When the fuck will some hero come along and save Chestnut East? Someone needs to take this ugly motherfucker, put it out of its fucking misery, and build something awesome here!!! I know the frames of historical buildings are sitting behind that crappy frontage... but its not like the old facades are gonna be restored. You'll probably never see me say this about such an old building again, but I say DESTROY!! DESTROY!! DESTROY!!!

Wednesday, May 2, 2012

Lost Building of the Week-- May 2nd

Park Theater

701 North Broad Street

Look at that shit. Pic from the PAB.
                    This city has so many lost theaters, its a wonder why we ever build new ones. Here's yet another one for the list...a perfectly good theater that got chewed up and spit out by major alterations to the point of becoming a useless pile of trash when it was demolished. The victim of the mid-20th Century shittyness of its neighborhood, this would be a great structure to have around today.
                   This last Monday, I wrote about the Northwestern National Bank building, which was across the street from this thing. The Park Theater was yet another accoutrement added to the Gilded Age Town Square that was the convergence of Broad, Fairmount, and Ridge Avenues.
                   As stated in the Northwestern Bank article, this Gilded Age Town Square was created to establish a separate rich neighborhood from the trustafarian-ass old money millionaires by Rittenhouse Square. The newly-rich-ass self-made motherfuckers were rejected by the shiftless inherited-wealth types, and wanted a community with its own cultural and institutional resources. One of the first resources created was this, the Park Theater.
                  In 1886, the great Gilded Age triple-corner did not yet boast the Lorraine Hotel or the American Trust Loan and Guaranteed Investment Company. The first major piece of architecture to hit the corner would have to be magnificent enough to help spur the growth of this burgeoning 'hood. John Bailey McElfatrick, a great architect that designed some of the nicest theaters in the country, was called in to design a theater that would kick the Academy of Music's ass and crush the Musical Fund Hall's balls.
                 McElfatrick didn't disappoint. He designed a white brick-facaded Megafortress of Theatrical Mushmeat. It had a cone-shaped tower on one side and a pyramid-shaped tower on the other... sometimes you feel like a nut, sometimes you don't. Completed in 1887, it held over 1,600 seats and made the northeast corner of Broad and Fairmount shine like a motherfucker. A few years later, the American Trust building would go up, and then Willis G. Hale's Lorraine Hotel a few years after that. Elfatrick has another connection to Willis Hale... he designed the Garrick Theater, which was built to appear as an addition to the Hale Building and had a facade, designed by Hale, that matched it.
                The theater's awesomeness wouldn't last very long. In 1908, the Metropolitan Opera House a couple of blocks to the north was built, making the Park Theater seem like a shitbag puppet show hut, despite additions and alterations made in 1898, 1901, and 1904. In 1918, John Wanamaker purchased the building and donated it to the Salvation Army. It became the Salvation Army's headquarters and was the home of the organization's Anti-Suicide Club. They named the building Evangeline Hall. I prefer Evangeline Lilly.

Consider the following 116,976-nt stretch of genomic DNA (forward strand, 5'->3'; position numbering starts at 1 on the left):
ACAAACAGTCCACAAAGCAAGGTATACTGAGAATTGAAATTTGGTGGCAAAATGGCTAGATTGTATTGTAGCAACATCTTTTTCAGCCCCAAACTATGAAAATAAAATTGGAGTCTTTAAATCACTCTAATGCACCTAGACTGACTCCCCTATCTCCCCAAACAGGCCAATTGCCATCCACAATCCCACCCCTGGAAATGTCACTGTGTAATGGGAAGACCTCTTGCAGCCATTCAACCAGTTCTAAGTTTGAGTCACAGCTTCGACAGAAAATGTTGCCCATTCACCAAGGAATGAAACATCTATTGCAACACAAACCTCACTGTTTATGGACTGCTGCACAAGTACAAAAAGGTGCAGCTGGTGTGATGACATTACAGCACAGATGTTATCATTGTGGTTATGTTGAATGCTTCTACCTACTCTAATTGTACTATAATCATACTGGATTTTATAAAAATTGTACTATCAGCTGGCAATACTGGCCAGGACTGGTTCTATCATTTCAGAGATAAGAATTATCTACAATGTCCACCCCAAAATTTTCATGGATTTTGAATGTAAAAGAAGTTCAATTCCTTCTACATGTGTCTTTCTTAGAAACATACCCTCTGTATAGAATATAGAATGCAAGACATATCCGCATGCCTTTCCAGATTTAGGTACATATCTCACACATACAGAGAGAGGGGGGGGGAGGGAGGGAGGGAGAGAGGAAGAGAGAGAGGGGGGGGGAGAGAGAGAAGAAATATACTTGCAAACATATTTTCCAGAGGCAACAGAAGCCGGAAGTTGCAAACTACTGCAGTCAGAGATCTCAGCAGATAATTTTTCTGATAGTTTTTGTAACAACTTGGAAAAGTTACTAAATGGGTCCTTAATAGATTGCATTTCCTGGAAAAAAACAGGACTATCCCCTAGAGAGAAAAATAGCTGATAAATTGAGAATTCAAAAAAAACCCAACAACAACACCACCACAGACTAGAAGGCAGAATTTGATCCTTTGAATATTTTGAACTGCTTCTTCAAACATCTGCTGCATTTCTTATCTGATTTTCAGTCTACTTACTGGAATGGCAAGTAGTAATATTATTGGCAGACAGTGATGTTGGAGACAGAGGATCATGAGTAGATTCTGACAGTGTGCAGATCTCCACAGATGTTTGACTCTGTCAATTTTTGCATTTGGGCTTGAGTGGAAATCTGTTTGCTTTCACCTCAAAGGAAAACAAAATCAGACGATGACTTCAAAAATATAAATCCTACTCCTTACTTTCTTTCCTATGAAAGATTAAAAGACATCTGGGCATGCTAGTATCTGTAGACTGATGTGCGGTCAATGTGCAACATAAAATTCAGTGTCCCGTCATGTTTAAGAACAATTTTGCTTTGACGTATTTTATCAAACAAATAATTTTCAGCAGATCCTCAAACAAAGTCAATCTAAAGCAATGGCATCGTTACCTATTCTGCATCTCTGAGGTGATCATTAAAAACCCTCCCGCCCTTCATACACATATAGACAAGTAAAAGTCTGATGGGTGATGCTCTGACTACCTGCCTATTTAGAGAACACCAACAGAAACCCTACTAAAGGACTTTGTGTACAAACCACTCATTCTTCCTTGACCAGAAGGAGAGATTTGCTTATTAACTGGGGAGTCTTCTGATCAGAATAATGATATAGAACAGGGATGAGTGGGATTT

By the 1950's, the area had become absolute shit. The Salvation Army was needed in this area more than ever and the old theater building they were using was falling apart. In 1968, the old Park Theater was unceremoniously knocked the fuck down in favor of a newer, sleeker Salvation Army headquarters that looks about as ugly as that time period's architecture gets.
Yeah, this is so much better. Pic from Temple's Philadelphia Neighborhoods.
                  J.B. McElfatrick designed at least 3 other Philadelphia theaters and only one still stands, but its so ridiculously altered that you'd never know it-- its that MJM Trading Inc. "Food Distributor" at 10th and Callowhill. As stated above, this city has a talent for losing theater awesome-looking theater buildings, and we'll probably lose a few more in the next couple of decades. What a fucking shame.

1907 fake colored view. Pic from the PAB.

Tuesday, May 1, 2012

Empty Lot of the Week-- May 1st

Market Street Shitpile

240 Market Street

VERY Empty Lot of the Week
                    Wow, this empty lot is completely useless... its not even a parking lot! Situated on a fine part of Market Street, this lot hasn't seen a building in 25 years. It doesn't get much worse than this... a perfectly good piece of land just sitting there collecting party puke and bumshit. 
                    Read more at the Philadelphia Citypaper's Naked City Blog!

Monday, April 30, 2012

Old-Ass Building of the Week-- April 30th

The Lusk Building (a.k.a. Northwestern Bank II, a.k.a. Broad Street Trust Company, a.k.a Continental Bank)

700 North Broad Street

                 Now here's a rather unique building that gets no respect. The Lusk Building was built at the tail end of North Broad Street's Golden Age and is still being used for its original purpose. Now that North Broad is facing an exponentially expanding renaissance, this regal structure and the corner it lives on will return from decades of neglect.
               Read more at Hidden City Philadelphia!